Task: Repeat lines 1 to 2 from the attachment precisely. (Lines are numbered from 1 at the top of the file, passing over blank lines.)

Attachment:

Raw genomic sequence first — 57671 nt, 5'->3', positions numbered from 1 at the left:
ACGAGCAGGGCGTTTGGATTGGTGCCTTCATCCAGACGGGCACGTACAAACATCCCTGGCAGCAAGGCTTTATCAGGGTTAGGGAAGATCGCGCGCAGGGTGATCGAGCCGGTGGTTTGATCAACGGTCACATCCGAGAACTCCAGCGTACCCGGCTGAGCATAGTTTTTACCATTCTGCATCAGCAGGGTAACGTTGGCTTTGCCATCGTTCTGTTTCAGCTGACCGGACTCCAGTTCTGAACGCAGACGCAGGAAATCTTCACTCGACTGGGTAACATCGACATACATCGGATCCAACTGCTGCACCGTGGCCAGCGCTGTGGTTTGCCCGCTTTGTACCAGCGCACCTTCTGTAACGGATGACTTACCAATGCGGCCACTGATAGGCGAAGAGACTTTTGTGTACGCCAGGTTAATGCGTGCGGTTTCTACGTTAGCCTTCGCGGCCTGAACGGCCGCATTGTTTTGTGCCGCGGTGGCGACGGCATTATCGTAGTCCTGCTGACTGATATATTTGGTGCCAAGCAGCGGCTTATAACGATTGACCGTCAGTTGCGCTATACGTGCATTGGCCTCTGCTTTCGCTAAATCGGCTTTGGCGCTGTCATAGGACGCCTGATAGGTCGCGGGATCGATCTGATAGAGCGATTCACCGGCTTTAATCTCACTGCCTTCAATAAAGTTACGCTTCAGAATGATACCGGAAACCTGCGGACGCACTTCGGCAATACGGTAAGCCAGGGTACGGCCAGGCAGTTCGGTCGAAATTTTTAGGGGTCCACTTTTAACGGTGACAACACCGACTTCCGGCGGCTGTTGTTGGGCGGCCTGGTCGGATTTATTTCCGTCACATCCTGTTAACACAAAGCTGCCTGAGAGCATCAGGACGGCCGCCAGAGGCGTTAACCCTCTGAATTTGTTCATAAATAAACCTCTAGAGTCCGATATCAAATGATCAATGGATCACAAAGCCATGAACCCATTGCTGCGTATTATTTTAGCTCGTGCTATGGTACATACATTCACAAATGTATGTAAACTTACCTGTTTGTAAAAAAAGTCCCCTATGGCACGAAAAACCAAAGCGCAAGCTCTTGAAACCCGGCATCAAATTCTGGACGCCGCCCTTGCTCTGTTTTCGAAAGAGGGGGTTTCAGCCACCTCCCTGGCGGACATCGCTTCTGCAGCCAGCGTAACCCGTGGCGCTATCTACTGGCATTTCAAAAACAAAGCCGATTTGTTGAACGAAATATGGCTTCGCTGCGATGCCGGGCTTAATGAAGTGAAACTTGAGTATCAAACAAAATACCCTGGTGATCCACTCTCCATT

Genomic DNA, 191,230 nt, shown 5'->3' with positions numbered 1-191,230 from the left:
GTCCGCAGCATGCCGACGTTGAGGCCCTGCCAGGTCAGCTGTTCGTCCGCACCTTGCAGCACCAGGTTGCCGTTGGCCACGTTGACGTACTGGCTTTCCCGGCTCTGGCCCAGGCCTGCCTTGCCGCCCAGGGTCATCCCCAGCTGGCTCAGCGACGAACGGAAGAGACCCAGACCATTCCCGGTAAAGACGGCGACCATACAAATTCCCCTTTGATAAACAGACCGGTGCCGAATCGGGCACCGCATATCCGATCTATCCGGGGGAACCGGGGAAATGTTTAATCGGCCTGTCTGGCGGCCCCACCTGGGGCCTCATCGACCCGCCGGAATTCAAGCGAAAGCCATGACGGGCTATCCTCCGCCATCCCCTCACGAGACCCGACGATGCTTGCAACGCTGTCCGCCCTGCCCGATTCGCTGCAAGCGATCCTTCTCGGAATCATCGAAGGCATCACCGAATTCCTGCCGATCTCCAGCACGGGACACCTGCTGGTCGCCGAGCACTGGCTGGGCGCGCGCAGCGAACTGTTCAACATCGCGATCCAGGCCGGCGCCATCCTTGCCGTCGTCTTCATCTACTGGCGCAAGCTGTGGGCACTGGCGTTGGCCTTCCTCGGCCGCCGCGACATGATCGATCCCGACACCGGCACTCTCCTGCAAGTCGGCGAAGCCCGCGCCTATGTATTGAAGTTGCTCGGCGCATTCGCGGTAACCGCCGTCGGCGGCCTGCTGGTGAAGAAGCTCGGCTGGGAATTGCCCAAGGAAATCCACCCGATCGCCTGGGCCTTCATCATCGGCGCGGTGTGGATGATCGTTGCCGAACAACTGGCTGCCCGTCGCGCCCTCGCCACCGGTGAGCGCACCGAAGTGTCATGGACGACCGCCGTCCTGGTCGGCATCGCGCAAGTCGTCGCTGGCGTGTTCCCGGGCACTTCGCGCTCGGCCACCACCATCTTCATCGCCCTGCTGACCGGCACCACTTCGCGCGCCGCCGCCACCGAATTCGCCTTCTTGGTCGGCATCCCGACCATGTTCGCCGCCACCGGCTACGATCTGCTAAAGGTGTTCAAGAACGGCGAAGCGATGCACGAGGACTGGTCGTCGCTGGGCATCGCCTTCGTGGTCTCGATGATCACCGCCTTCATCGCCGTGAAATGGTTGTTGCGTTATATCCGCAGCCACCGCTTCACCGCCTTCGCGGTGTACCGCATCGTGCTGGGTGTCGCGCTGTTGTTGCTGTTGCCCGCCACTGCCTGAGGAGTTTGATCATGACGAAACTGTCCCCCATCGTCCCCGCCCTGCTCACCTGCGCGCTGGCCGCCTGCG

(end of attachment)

Raw genomic sequence first — 57671 nt, 5'->3', positions numbered from 1 at the left:
ACGAGCAGGGCGTTTGGATTGGTGCCTTCATCCAGACGGGCACGTACAAACATCCCTGGCAGCAAGGCTTTATCAGGGTTAGGGAAGATCGCGCGCAGGGTGATCGAGCCGGTGGTTTGATCAACGGTCACATCCGAGAACTCCAGCGTACCCGGCTGAGCATAGTTTTTACCATTCTGCATCAGCAGGGTAACGTTGGCTTTGCCATCGTTCTGTTTCAGCTGACCGGACTCCAGTTCTGAACGCAGACGCAGGAAATCTTCACTCGACTGGGTAACATCGACATACATCGGATCCAACTGCTGCACCGTGGCCAGCGCTGTGGTTTGCCCGCTTTGTACCAGCGCACCTTCTGTAACGGATGACTTACCAATGCGGCCACTGATAGGCGAAGAGACTTTTGTGTACGCCAGGTTAATGCGTGCGGTTTCTACGTTAGCCTTCGCGGCCTGAACGGCCGCATTGTTTTGTGCCGCGGTGGCGACGGCATTATCGTAGTCCTGCTGACTGATATATTTGGTGCCAAGCAGCGGCTTATAACGATTGACCGTCAGTTGCGCTATACGTGCATTGGCCTCTGCTTTCGCTAAATCGGCTTTGGCGCTGTCATAGGACGCCTGATAGGTCGCGGGATCGATCTGATAGAGCGATTCACCGGCTTTAATCTCACTGCCTTCAATAAAGTTACGCTTCAGAATGATACCGGAAACCTGCGGACGCACTTCGGCAATACGGTAAGCCAGGGTACGGCCAGGCAGTTCGGTCGAAATTTTTAGGGGTCCACTTTTAACGGTGACAACACCGACTTCCGGCGGCTGTTGTTGGGCGGCCTGGTCGGATTTATTTCCGTCACATCCTGTTAACACAAAGCTGCCTGAGAGCATCAGGACGGCCGCCAGAGGCGTTAACCCTCTGAATTTGTTCATAAATAAACCTCTAGAGTCCGATATCAAATGATCAATGGATCACAAAGCCATGAACCCATTGCTGCGTATTATTTTAGCTCGTGCTATGGTACATACATTCACAAATGTATGTAAACTTACCTGTTTGTAAAAAAAGTCCCCTATGGCACGAAAAACCAAAGCGCAAGCTCTTGAAACCCGGCATCAAATTCTGGACGCCGCCCTTGCTCTGTTTTCGAAAGAGGGGGTTTCAGCCACCTCCCTGGCGGACATCGCTTCTGCAGCCAGCGTAACCCGTGGCGCTATCTACTGGCATTTCAAAAACAAAGCCGATTTGTTGAACGAAATATGGCTTCGCTGCGATGCCGGGCTTAATGAAGTGAAACTTGAGTATCAAACAAAATACCCTGGTGATCCACTCTCCATT